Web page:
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To think this elderly man is up to no good?

(41 Posts)
PartyOnDotCom Sun 12-Mar-17 17:26:15

My son is 11, he rides his bike to school (he used to walk) but he has passed that Bikeability thing and so I said he can ride.

On Friday, he rode his bike to school and his chain had come off and this was right outside a parade of shops (quite busy during the morning). He slipped on the curb (he looked down at wire). A man came over to help him put it back on (really kind of him) and he went off to school. He waited outside school for friend (like every morning) and the the man said he was just checking he got to school okay.

When I collected him on after school (I collected him on a Friday as he can't ride with his PE kit, so he rides home and I walk dog and carry PE kit). He was there again and came up to me and explained what happened and asked if I needed him to watch out for him in the mornings. I think he is probably just being nice, isn't he? I just don't know why I feels the need to follow him.

TestingTestingWonTooFree Sun 12-Mar-17 17:27:53

I don't understand your post. It's not clear what the elderly man did and offered.

Aeroflotgirl Sun 12-Mar-17 17:28:31

I don't know, he just sounds lonely. Just thank him and reiterate stranger danger awareness to your son.

pennypeony Sun 12-Mar-17 17:29:07

Your post and your title don't add up?

Saucery Sun 12-Mar-17 17:29:55

Nice and yes, lonely, probably. I wouldn't worry if your ds is sensible and knows where to draw a boundary.

PartyOnDotCom Sun 12-Mar-17 17:29:55

Why doesn't it add up? I'm really just unsure.

DearMrDilkington Sun 12-Mar-17 17:30:01

He sounds harmless.

BeaderBird Sun 12-Mar-17 17:30:34

He may well just be a lovely old man that enjoyed a moment with a young child that he found a brief connection with. Why don't you talk to him more and suss him out?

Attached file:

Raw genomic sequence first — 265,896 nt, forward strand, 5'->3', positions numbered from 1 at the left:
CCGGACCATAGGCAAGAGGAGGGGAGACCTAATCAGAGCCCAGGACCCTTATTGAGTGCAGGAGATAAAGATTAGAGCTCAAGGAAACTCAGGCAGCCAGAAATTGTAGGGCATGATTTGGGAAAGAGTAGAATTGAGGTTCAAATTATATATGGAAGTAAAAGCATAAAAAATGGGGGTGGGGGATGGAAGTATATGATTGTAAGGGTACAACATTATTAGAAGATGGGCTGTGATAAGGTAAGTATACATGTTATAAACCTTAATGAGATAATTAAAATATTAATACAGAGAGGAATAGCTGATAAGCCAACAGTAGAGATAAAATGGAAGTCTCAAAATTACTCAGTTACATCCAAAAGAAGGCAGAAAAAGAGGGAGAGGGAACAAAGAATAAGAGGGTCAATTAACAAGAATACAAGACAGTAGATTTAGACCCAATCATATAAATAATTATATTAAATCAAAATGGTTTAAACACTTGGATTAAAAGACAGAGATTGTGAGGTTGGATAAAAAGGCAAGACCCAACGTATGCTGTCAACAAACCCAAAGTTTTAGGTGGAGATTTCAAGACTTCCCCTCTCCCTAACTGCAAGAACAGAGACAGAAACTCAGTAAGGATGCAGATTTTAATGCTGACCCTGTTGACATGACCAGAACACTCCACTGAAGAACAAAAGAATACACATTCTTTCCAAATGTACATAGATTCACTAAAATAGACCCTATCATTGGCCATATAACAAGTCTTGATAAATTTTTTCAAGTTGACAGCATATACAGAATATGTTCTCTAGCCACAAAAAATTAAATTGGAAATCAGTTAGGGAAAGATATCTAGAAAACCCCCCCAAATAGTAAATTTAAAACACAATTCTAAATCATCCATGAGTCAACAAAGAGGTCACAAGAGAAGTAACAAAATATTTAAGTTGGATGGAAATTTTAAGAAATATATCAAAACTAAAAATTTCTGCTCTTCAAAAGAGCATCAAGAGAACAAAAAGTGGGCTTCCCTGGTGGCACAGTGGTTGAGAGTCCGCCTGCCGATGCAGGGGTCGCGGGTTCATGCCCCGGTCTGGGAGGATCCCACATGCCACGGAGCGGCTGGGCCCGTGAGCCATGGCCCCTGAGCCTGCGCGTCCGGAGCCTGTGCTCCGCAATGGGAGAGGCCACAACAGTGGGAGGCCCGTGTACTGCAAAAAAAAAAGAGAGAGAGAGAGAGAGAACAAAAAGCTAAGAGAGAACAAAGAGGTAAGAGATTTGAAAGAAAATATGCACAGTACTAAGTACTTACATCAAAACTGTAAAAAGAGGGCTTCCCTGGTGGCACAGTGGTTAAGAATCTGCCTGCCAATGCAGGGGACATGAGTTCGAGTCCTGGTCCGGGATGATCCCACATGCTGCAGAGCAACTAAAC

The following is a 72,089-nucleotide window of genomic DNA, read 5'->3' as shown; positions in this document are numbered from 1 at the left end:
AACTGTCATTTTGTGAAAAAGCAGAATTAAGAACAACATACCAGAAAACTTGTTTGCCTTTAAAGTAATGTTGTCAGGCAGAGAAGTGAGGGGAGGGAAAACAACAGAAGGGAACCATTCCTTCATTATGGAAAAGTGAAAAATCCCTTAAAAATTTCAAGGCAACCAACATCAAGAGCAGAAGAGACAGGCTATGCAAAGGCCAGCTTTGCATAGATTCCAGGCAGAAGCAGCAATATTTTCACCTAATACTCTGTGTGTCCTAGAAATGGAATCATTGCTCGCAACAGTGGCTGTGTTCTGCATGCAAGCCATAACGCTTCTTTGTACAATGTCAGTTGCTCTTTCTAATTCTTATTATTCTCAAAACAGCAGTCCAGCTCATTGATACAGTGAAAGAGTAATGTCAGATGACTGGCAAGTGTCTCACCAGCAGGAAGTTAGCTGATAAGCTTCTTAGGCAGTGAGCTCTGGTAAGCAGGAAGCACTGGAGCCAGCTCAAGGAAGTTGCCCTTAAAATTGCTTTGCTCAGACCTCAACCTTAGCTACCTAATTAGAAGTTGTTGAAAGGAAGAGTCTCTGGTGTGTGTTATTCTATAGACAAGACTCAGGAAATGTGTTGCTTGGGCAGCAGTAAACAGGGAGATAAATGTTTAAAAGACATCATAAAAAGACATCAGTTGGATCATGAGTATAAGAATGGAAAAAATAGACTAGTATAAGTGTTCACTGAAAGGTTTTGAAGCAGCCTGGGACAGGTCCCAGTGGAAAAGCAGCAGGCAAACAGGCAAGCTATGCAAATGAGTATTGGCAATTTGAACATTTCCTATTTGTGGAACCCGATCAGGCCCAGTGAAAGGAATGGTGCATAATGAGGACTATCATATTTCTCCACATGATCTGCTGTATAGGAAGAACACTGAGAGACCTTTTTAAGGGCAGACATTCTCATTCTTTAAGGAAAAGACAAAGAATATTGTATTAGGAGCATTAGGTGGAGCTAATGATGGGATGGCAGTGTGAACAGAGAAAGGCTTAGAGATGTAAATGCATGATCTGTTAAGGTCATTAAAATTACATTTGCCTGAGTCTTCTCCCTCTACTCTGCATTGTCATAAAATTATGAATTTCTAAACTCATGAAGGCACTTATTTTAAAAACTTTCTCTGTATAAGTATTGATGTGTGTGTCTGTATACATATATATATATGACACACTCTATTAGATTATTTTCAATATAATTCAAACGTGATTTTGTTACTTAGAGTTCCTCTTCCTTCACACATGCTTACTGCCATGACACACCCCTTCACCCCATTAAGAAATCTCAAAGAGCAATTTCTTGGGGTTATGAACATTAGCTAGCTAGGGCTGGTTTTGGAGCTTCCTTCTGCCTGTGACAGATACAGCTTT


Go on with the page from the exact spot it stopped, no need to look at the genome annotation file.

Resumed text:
I know when I go out with my baby, old people so want to talk to her and sometimes they are quite tearful when they talk to her and coo at her. I had one old dear say to me the other day 'I hope she has a wonderful life' and it properly choked me up.

Old people are lonely and this could be totally innocent. He's in public, I take it your boy is sensible? Perhaps chat to the old man and say while it isn't necessary for him to watch him on his way perhaps he could give him a wave when he sees him and then you could ask your son to do the same. I would.

DearMrDilkington Sun 12-Mar-17 17:31:20

If he was going to do any harm I doubt he'd have approached you. Probably a bit lonely and trying to be kind.

harderandharder2breathe Sun 12-Mar-17 17:31:48

He sounds nice and harmless

Reiterate that your son can say hello but shouldn't go anywhere with anyone unless you've told him it's ok.

Redglitter Sun 12-Mar-17 17:32:36

Can't see any evidence of him 'being up to no good' from what you've said.

FireSquirrel Sun 12-Mar-17 17:34:16

Old people usually stick to a daily routine, perhaps he always walks to the shops that time of day so just happens to be in the area at the same time as your son. Or perhaps he's lonely and just enjoys the chance to chat to someone and feeling like he's doing something useful by looking out for him. Either way, I doubt he's 'following' your son or has any sort of malicious intent, and that's a strange conclusion to jump to.

PartyOnDotCom Sun 12-Mar-17 17:34:20

He followed him to school that morning (said to DS when outside of school that he was just checking he got to school okay) and was then magically there at the time of pick up...

Thanks for the replies, that's a nice way of telling him that he doesn't need to watch him as such but a wave would be nice smile

RTKangaMummy Sun 12-Mar-17 17:40:04

So the man was at the shops buying his paper or whatever and he helped your DS with chain

Then your DS waits outside gates for his friend and man was there with him

Perhaps say to DS to wait inside school gates for his friend so he isn't hanging around outside